How USC’s Roski School of the Arts lost all of its MFA students

The small but esteemed Roski School of Art and Design at the University of Southern California has fallen dramatically and publicly out of favor over the past year after all seven students in the 2016 Studio Art MFA class dropped out. last May to protest against the reduction of funding programs and the forced departure of professors.

Now, the sole remaining student in the MFA program has also withdrawn from the Roski School.

After a year on the program, HaeAhn Kwon announced his withdrawal in a bitter and punitive letter to USC Provost Michael Quick, citing a “downward spiral of predatory, misguided, and woefully oblivious decision-making” on the part of the ‘school ; a “delusional” administration and a “lack of structure”.

A USC representative provided The Daily Beast with a copy of Kwon’s letter and a response statement from Robin Romans, associate vice provost at USC and director of the school’s International Artist Fellowship program, which brought Kwon from Seoul to Los Angeles.

Much of Kwon’s letter echoes the disappointments expressed by the seven MFA students who dropped out in droves that the program did not provide the resources they were promised when they applied.

In a statement explaining their decision to collectively drop out, the students say the MFA program was once “exceptionally well-funded” so its students could graduate with teaching experience and debt-free.

These financial resources were part of the attractiveness of the program, but they allege that they were greatly diminished after their admission.

Kwon was immediately unhappy upon arriving at the Roski School and met with the administration after her first semester about the program’s lack of a studio component.

“There was no mid-term, no final, or criticism of any kind for my studio practice, which is an essential goal of an MFA degree,” she writes. .

“All of these benchmarks were in place the previous year, when the school had a functioning program with competent leadership, and the fact that their known removal had not been resolved prior to my arrival was a travesty.”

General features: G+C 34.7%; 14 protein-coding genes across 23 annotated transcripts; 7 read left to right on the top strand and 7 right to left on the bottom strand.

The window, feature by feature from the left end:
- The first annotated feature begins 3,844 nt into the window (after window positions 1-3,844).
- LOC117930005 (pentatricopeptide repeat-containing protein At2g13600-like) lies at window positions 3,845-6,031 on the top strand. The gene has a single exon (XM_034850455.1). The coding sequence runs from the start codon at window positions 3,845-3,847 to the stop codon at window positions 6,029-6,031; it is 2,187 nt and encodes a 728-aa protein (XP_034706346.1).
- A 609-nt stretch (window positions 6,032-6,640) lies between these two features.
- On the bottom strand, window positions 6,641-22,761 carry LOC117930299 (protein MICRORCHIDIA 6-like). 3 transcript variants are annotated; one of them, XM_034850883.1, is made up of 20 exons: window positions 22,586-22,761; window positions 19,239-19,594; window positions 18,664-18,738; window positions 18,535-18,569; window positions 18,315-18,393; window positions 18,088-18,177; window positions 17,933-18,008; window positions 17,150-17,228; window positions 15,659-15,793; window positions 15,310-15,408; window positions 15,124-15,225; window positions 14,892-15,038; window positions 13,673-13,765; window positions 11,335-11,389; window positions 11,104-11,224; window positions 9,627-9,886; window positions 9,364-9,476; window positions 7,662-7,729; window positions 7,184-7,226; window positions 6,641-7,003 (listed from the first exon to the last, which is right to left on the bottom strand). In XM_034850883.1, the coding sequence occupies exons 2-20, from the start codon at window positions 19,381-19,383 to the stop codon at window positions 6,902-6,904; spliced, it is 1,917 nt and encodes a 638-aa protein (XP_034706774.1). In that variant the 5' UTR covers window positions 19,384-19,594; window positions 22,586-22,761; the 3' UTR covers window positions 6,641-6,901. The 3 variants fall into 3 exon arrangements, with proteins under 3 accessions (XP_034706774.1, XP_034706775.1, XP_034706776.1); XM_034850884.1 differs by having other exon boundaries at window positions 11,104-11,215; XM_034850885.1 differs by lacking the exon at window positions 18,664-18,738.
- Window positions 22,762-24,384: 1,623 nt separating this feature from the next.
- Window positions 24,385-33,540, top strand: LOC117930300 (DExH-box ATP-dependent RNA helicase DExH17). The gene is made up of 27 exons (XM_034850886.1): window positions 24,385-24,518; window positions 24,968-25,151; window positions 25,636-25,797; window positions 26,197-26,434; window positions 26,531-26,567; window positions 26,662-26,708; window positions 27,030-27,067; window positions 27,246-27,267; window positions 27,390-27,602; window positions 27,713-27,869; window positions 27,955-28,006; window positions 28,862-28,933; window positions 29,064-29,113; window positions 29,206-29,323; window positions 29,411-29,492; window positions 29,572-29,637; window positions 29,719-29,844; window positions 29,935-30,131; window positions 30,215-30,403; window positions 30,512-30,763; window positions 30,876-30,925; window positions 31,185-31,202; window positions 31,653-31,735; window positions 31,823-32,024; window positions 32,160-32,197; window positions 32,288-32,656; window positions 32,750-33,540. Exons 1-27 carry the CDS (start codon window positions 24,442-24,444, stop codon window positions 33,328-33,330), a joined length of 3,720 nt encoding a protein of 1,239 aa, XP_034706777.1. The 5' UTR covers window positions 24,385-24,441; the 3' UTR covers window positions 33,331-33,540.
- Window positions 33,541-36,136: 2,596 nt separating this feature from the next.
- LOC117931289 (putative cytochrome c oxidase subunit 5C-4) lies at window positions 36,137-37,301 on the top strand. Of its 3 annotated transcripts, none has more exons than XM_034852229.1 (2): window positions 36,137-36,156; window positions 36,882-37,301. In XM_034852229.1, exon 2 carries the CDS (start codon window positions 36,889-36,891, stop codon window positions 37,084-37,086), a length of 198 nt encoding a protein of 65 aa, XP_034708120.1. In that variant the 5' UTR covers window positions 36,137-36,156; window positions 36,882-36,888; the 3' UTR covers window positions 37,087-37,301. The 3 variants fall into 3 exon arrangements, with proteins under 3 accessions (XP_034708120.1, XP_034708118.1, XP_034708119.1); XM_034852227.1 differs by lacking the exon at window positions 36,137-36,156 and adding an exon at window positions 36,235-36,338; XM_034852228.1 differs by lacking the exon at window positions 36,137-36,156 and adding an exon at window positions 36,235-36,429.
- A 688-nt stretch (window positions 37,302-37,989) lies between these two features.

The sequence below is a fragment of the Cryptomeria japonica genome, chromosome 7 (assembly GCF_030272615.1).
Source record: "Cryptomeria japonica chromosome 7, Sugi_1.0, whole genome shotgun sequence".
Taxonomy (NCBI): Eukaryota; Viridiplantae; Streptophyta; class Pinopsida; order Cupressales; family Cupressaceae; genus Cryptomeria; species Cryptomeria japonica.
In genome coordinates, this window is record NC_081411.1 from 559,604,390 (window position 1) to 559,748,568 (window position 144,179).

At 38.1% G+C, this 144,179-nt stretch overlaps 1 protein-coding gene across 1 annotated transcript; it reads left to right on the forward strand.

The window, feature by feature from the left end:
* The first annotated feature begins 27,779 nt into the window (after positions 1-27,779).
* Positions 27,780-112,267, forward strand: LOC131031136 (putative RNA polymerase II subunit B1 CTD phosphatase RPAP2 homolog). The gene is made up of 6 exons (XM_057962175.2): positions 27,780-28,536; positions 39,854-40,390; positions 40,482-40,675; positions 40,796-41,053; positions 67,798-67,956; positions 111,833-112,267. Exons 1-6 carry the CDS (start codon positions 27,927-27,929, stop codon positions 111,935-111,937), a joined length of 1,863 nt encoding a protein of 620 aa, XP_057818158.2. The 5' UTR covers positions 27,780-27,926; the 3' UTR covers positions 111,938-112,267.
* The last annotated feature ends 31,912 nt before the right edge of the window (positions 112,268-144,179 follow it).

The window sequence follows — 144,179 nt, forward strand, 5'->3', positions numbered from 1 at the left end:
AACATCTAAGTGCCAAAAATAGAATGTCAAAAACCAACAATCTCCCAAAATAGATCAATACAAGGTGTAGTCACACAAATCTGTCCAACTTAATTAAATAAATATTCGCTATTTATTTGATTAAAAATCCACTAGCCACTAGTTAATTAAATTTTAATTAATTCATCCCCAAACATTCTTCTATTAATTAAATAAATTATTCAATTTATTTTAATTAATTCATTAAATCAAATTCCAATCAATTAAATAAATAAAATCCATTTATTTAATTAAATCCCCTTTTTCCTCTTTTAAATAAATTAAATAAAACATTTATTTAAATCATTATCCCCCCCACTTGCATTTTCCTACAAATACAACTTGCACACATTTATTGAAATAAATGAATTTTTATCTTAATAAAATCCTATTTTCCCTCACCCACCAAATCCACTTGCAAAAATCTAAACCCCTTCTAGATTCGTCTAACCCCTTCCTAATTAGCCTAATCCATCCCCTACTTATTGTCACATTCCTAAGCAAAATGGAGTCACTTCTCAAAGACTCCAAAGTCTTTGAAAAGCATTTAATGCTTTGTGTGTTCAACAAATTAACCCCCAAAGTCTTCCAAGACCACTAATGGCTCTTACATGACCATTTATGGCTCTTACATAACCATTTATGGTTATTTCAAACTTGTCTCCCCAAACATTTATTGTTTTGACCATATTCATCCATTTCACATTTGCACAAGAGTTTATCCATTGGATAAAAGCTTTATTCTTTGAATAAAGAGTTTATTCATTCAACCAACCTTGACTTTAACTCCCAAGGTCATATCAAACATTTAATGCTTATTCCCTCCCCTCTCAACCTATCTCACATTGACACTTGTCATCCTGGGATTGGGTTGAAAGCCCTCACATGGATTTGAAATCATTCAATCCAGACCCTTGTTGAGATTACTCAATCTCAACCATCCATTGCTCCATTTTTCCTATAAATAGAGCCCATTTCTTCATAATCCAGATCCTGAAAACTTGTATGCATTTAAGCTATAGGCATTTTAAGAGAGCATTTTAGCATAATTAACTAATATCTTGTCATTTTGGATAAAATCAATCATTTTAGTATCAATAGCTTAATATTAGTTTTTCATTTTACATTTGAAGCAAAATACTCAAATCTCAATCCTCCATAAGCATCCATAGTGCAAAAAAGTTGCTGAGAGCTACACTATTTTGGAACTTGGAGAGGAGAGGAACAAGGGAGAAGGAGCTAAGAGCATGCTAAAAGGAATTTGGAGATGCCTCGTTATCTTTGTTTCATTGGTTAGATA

Romans fired back in his response that after meeting Kwon in January, Kwon was “still eager to avail of the scholarship, which paid for all of his tuition, tuition, room and board (including those of her spouse), provided travel insurance and more.

Kwon did not return The Daily Beast’s requests for additional comment.

Kwon and students who withdrew from the program last year have blamed many academic failures on Dean Erica Muhl, who was appointed to the position in 2013 and has no visual arts background.

Dean Muhl is a tenured professor of fine arts and composition at USC’s Thornton Music School, according to a lengthy biography on USC’s website (an abridged version describes her as an “expert in copyright infringement”). musical author, plagiarism, musical composition and orchestration”).

Faculty members who have left Roski since Erica Muhl was named dean in 2013 say the art school has taken a back seat to USC’s Jimmy Iovine and Andre Young Academy for Arts, Technology, and the Business of Innovation.

In addition to being Dean of Roski, Muhl is also the founding executive director of Iovine Academy, which was funded by a $70 million gift from rapper Dr. Dre and Iovine, a record producer.

Muhl did not return an email request for comment.

Compared to numerous protests on elite undergraduate campuses over the past year, MFA students’ complaints at Roski seem eminently reasonable.

Both are responding to what educators have called a “business model” approach to higher education.

Writing for Inside Higher Ed in 2009, a former vice president of academic affairs at LaGuardia Community College at the City University of New York argued that this approach has “led to a culture of entitlement and instant gratification” on campuses. and “creates a dangerous imbalance”. in the power relationship between professors and students, a relationship that could have a deleterious impact on the very thing – teaching – that it is supposed to improve.

And that was in 2009, when student protests were relatively quiet compared to today.

The distinction is that while many of these undergraduate protests are part of a larger movement, Roski’s MFA students are responding to specific changes in the program that led to its collapse – to “the fall of the school ranking, which rests at sixty-nine,” as Kwon puts it.

In a nod to last year’s petition calling for the ousting of Dean Muhl, Kwon

writes: “The question remains, how much is USC willing to lose in faculty, students, reputation and integrity for this dean – a composer with no knowledge or professional conscience of art or design – to keep the Roski control?”

Kayleen C. Rice